Continuing from the previous July postings about Simon Garfield's ode to maps, On the Map: A Mind Expanding Exploration of the Way the World Looks (2013) I am listing personal maps that have stuck in my mind. As Simon writes, “when we gaze a map--any map, in any format from any era -- we still find nothing so much as history and ourselves.”
Globes Are Maps Too
Garfield dedicates a chapter to some famous globes, which are tricky to build because taking a flat, print representation of the Earth and covering a sphere is no easy task. One of the more famous efforts are the identical globes that were built for Winston Churchill and Franklin D. Roosevelt during World War II. The globes were gifts from Allied Chief of Staff, General George C. Marshall (of The Marshall Plan).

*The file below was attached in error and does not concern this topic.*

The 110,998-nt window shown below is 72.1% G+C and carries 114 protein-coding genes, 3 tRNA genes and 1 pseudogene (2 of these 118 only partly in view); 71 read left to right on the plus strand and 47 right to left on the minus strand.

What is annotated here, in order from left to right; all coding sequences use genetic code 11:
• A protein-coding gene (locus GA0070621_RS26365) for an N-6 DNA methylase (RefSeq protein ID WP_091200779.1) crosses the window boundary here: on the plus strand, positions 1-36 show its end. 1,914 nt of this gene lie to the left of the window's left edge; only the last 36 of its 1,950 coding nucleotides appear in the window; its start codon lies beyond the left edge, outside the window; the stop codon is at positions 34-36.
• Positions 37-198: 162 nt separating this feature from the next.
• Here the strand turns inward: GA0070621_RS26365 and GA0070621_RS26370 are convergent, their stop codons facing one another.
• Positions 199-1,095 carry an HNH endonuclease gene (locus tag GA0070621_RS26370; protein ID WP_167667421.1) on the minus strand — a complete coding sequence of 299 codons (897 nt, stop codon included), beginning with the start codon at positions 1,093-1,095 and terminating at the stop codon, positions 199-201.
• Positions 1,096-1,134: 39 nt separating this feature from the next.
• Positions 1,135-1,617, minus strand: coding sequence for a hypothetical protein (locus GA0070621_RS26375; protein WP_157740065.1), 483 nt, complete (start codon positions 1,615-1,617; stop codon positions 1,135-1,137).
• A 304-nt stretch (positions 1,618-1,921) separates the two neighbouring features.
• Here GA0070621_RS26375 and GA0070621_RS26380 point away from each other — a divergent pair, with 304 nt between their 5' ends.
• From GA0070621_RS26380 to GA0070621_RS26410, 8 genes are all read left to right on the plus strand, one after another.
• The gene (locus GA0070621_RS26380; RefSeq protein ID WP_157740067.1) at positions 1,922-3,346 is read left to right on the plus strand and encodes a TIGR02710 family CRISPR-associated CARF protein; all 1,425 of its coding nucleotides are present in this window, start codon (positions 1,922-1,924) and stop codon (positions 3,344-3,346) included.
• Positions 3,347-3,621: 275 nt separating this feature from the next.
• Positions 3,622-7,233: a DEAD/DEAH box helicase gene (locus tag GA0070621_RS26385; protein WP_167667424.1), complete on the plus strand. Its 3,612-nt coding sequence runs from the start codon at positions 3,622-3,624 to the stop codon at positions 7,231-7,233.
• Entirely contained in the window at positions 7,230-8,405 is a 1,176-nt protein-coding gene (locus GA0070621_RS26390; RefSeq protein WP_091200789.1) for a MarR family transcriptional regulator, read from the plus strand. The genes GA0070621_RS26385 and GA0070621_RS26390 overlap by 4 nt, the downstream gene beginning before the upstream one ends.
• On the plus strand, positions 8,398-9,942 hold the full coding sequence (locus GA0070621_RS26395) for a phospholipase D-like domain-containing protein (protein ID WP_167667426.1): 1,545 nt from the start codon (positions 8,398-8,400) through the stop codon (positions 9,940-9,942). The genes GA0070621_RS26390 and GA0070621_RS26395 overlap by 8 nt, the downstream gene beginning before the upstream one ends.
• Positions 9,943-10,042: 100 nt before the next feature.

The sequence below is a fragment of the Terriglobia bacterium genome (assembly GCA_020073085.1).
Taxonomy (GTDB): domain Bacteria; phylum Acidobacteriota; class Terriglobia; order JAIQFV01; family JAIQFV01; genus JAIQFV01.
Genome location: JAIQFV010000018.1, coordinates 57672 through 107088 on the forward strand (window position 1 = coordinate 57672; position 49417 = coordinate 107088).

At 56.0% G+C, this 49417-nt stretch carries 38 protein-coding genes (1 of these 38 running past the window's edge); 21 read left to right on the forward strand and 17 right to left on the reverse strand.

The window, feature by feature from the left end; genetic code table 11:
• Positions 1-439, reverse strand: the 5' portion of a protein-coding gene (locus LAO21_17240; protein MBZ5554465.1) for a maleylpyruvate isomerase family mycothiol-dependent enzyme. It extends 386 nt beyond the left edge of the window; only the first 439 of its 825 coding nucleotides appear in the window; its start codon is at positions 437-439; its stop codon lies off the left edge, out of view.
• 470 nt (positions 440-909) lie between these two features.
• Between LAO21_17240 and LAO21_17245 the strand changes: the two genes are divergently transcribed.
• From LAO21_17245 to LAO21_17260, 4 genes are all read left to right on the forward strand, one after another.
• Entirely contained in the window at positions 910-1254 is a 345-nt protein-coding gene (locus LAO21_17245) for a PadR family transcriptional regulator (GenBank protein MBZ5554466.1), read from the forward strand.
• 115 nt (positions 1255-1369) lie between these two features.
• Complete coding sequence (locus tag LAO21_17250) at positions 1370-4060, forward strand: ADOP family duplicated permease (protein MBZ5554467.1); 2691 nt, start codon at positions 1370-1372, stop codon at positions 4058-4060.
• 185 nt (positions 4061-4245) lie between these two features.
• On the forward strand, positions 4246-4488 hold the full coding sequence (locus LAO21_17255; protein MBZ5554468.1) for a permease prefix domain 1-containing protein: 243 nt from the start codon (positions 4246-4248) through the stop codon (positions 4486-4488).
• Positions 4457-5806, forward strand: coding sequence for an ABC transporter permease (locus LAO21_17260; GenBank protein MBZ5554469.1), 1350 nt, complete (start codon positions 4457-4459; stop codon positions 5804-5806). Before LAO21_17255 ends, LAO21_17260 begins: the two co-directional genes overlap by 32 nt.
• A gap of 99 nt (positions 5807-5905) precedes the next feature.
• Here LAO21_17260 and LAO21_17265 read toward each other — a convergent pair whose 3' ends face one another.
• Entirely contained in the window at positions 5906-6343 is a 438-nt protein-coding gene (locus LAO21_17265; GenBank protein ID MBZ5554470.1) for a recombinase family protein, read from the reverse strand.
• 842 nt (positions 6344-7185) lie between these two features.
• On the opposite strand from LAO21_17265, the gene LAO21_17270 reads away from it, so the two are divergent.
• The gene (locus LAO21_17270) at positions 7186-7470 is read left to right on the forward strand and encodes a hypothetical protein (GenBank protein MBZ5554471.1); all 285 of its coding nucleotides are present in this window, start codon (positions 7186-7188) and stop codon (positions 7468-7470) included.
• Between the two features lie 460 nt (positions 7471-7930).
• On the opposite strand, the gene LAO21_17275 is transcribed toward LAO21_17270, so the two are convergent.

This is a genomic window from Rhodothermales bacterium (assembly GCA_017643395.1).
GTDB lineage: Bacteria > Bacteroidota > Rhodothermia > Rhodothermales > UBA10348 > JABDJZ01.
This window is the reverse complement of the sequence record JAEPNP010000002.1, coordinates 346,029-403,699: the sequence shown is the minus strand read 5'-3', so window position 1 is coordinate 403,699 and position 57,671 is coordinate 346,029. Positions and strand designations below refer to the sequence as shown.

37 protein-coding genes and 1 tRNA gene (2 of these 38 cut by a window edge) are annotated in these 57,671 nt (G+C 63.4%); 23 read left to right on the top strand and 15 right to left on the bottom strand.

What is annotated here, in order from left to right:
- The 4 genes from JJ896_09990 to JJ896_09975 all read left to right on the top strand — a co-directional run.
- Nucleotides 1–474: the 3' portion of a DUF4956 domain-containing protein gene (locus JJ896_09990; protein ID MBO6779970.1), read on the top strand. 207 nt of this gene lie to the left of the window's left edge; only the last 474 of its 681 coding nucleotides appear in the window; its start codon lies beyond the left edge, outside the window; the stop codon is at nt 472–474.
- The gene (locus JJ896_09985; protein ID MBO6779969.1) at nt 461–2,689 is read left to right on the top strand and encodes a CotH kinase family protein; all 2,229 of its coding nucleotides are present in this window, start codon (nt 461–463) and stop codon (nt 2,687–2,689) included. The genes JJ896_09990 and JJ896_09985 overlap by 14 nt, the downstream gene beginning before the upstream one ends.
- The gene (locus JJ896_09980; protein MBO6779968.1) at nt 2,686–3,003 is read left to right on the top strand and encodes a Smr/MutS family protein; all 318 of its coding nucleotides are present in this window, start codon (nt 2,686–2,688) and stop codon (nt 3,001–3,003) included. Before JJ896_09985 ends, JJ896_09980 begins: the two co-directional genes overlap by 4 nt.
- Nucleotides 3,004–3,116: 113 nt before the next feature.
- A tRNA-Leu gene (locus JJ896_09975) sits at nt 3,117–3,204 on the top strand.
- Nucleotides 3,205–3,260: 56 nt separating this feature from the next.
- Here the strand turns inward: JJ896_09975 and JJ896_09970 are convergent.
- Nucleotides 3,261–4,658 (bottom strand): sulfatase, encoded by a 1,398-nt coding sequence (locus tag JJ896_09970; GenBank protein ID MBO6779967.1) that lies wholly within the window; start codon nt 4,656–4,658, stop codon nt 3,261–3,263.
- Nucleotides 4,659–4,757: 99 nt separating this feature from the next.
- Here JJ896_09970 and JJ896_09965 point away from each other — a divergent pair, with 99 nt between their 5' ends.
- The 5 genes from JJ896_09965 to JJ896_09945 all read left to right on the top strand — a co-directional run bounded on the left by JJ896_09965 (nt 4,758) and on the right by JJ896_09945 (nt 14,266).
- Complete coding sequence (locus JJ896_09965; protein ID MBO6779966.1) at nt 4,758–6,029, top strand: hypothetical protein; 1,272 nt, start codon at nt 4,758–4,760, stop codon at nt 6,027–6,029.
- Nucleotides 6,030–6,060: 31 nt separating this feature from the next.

You can still buy globes of this size and magnitude from London-based globemaker Peter Bellerby. Bellerby calls his updated replicas - The Churchill.
Last summer, I visited world's largest globe known as The Eartha Globe in Yarmouth, Maine. Eartha dominates the atrium of the DeLorme, a maker of GPS software, satellite communication devices, maps and atlases. As you can see from my photo below, getting a shot of the entire globe from pole to pole is not doable with my camera. But you do get a sense, as globe affionados will tell you that, "The bigger the globe, the bigger the blank space in the Pacific."